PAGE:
Illustration of the Laniakea supercluster. Credit: Andrew Z. Colvin

One of the great unsolved mysteries of cosmology is known as the Hubble tension. It stems from our inability to pin down the precise rate of cosmic expansion. There are several ways to calculate this expansion, from observing distant supernovae to measuring the Doppler shift of maser light near supermassive black holes, and they all give slightly different results. Maybe we don't fully understand the structure of the universe, or maybe our view of the heavens is biased given that we are located deep within a galactic supercluster. As a new study shows, the bias problem is even worse than we thought.

If we were floating deep in space, far away from any galaxies, then our view of cosmic expansion would be free of gravitational influences and we could better see how distant galaxies move away from us. Since we are part of a local cluster of galaxies, we have a bit of in our data. This is why many local galaxies are blue-shifted. The universe isn't contracting near us, we're just in a galactic gravitational well. We can easily account for this bias, so it isn't a problem. However, given the Hubble tension, a team recently looked for gravitational biases beyond the local group, hoping it would solve the issue. The work is published on the arXiv preprint server.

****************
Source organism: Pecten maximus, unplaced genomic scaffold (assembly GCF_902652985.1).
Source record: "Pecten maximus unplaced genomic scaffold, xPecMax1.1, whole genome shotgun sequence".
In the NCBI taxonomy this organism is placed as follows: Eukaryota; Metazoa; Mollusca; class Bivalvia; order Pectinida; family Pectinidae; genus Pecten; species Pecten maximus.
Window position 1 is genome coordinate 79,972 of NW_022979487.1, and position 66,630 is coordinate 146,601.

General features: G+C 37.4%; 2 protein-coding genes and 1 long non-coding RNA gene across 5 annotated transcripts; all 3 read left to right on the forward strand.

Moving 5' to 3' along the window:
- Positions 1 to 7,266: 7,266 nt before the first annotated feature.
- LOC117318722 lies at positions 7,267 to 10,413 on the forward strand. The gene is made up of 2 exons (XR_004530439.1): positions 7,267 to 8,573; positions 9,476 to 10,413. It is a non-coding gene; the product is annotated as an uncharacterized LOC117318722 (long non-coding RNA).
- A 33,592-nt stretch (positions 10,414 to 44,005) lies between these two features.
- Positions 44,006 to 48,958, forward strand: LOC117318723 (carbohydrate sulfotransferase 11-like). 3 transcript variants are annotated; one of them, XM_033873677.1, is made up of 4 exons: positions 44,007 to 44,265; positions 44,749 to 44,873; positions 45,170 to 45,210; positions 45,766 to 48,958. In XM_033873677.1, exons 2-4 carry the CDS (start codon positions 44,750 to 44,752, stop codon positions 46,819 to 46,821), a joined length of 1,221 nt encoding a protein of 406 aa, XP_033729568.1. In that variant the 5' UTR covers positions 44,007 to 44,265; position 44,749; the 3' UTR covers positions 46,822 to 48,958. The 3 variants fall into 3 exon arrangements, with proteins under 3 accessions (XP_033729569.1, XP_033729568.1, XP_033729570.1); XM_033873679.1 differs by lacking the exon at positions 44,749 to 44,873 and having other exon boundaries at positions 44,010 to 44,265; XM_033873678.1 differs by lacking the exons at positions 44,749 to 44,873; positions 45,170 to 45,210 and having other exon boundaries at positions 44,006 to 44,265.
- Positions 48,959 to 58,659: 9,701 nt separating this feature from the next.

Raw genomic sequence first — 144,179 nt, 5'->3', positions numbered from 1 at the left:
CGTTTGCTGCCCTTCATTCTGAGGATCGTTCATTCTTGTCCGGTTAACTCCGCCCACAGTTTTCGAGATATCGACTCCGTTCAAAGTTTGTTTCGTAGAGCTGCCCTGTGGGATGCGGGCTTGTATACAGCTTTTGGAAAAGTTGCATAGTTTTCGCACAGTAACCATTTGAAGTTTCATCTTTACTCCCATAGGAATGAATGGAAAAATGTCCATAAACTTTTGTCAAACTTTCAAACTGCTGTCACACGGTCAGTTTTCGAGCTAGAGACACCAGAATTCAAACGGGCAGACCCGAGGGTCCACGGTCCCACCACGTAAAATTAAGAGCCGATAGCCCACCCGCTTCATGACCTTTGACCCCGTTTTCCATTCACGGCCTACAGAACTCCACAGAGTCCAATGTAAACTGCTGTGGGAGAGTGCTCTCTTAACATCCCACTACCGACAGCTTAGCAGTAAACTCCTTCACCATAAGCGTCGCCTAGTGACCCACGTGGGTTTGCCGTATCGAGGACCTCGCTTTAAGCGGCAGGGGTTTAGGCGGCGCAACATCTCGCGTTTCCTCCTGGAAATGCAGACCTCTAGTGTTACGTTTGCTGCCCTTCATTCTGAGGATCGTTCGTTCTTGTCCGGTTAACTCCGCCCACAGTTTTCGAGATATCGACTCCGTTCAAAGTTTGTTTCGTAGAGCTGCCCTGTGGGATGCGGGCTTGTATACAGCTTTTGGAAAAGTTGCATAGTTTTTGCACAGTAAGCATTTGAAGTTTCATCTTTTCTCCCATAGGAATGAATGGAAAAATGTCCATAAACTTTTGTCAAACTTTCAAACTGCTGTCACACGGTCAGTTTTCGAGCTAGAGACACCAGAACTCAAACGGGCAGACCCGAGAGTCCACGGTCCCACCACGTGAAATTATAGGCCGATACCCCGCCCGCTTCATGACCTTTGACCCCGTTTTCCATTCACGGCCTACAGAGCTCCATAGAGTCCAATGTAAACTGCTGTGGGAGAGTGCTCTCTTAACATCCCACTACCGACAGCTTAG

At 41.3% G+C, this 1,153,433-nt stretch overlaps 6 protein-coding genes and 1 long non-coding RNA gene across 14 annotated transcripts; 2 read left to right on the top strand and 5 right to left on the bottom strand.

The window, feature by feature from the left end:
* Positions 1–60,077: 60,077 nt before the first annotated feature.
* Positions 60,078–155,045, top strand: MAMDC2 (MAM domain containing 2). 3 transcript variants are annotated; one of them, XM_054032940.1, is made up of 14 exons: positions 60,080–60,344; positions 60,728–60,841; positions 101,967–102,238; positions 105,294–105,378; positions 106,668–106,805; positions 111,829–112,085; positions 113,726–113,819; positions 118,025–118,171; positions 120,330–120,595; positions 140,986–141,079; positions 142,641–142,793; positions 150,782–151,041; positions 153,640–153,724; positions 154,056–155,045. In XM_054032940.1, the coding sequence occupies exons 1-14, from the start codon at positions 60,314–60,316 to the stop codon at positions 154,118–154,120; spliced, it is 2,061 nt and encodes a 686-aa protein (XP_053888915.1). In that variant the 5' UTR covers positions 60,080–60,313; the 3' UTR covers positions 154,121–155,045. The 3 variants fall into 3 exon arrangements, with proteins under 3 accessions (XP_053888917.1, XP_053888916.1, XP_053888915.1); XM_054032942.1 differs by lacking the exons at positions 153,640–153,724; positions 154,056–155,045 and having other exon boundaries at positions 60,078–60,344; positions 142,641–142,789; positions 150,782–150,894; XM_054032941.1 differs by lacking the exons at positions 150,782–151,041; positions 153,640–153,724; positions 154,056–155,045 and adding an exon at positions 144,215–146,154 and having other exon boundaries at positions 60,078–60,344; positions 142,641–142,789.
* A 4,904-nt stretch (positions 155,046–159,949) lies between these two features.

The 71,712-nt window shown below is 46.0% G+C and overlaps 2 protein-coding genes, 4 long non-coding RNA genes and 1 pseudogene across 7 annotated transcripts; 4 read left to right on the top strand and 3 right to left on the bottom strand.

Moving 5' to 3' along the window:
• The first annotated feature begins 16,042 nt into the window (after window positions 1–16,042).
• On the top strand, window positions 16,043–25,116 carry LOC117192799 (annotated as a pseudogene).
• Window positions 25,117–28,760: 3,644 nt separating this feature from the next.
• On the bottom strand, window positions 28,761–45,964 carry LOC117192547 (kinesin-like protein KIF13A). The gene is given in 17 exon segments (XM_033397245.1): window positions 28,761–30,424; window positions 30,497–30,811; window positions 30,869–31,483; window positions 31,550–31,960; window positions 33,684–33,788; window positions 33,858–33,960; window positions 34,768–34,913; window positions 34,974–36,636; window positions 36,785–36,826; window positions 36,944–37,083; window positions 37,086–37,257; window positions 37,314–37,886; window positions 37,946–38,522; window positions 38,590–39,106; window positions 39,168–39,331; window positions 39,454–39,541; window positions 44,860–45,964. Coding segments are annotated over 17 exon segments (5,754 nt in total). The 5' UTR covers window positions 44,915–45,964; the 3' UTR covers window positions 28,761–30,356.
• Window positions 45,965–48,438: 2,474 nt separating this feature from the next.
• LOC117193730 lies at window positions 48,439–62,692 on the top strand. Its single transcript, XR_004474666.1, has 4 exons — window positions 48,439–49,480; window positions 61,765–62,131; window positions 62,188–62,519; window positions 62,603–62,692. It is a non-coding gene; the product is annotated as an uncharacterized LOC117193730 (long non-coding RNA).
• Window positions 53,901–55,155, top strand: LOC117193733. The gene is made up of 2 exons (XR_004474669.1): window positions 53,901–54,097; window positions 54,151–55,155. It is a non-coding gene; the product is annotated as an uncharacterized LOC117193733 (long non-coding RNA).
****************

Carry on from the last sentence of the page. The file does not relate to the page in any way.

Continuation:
They looked at the largest gravitational structure we're a part of, known as the Laniakea Supercluster. It is a massive cluster of more than 520 million light-years across, containing more than 100,000 , including the Milky Way. Our local group is being pulled toward the heart of Laniakea, and thus our motion through the universe could skew our observations of cosmic expansion.

Observations show a statistical bias in the data. Credit: Giani, et al

When the team measured the gravitational influence of the supercluster as a whole, they found it does bias our observations by about 2%–3%. But it's biased in the wrong direction. In other words, by not taking the effect of Laniakea into account, the Hubble tension seemed smaller than it actually is. These new results show that the tension is 2%–3% greater than we thought. Even some of the more recent Hubble constant measurements that seemed encouraging aren't enough to account for the Laniakea bias.

Removing subtle biases from our cosmological data is challenging, so it is possible that further observations may swing the results back in the right direction. But we can't rely on bias alone to solve this mystery. Clearly, something subtle and strange is going on, and the solution isn't obvious. It will take a great deal more study to understand Hubble's .

More information: L. Giani et al, An effective description of Laniakea and its backreaction: Impact on Cosmology and the local determination of the Hubble constant, arXiv (2023). DOI: 10.48550/arxiv.2311.00215

Journal information: arXiv

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